In one exercise, I provided the enemy situation for a friendly air assault mission in Rave rsdorf Village. Pilotsthen plotted enemy air ambush teams and used SAGE to assess suitability of flight paths using linear viewshed features, exposing any areas where enemy elements could see and engage helicopters along templated flight paths. The pilots then flew their chosen flight paths in a flight simulator with programmed enemy weapons systems at the chosen grids to gauge the usefulness and accuracy of SAGE for mission analysis.
SAGE Expedites and Enhances Intelligence Preparation of the Battlefield
Following this 40-hour block, our intelligence cell completed IPB for HTA in December 2015. This is a lengthy process, requiring extensive research and detailed analysis, but SAGE greatly expedited Steps 1 and 2 of IPB by generating a digital modified combined obstacle overlay. We exported and briefed images of different layers generated using SAGE, such as landcover, hydrology, and mobility corridors. We then created sample products relevant to aviation operations using SAGE tools. We made a slope degree layer for the entire training area and a mounted brush-fire modeling in different colors of the time required for a Downed Aircraft Response Team (DART) to reach a helicopter at any point on the map. This greatly reduces time required for analysis in the event of a downed aircraft. Similar tools can generate a cross-country mobility model for 12 types of NATO vehicles or an overlay modeling time required for a quick response force (QRF) to reach any area on the map.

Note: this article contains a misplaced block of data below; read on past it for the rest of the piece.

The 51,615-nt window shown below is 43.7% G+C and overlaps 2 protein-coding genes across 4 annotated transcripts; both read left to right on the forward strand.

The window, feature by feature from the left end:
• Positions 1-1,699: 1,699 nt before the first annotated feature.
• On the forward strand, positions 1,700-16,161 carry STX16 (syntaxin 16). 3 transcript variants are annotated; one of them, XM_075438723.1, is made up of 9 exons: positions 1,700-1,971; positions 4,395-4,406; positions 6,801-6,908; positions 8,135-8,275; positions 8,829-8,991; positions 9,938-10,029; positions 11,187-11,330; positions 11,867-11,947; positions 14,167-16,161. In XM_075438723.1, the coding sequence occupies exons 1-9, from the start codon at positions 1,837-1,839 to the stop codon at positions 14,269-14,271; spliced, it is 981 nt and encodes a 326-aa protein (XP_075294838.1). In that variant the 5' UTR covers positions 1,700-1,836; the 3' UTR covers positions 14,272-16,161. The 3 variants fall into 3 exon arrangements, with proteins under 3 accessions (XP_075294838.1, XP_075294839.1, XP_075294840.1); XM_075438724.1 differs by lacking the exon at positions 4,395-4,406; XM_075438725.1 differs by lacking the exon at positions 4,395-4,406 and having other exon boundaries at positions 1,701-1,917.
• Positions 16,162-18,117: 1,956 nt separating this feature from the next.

In December 2015, we also conducted rapid IPB in support of a mission flying Lithuanian military leaders in a UH-60 Blackhawk, near the southeastern border to assess feasibility of adversarial border crossings. We used SAGE to model mobility corridors along the border, compare surrounding land cover, assess cross-country mobility for armor and wheeled assets, and construct a linear viewshed for the UH-60 flight path to model if they would be able to see these potential border crossings or if they would need to adjust their altitude or route.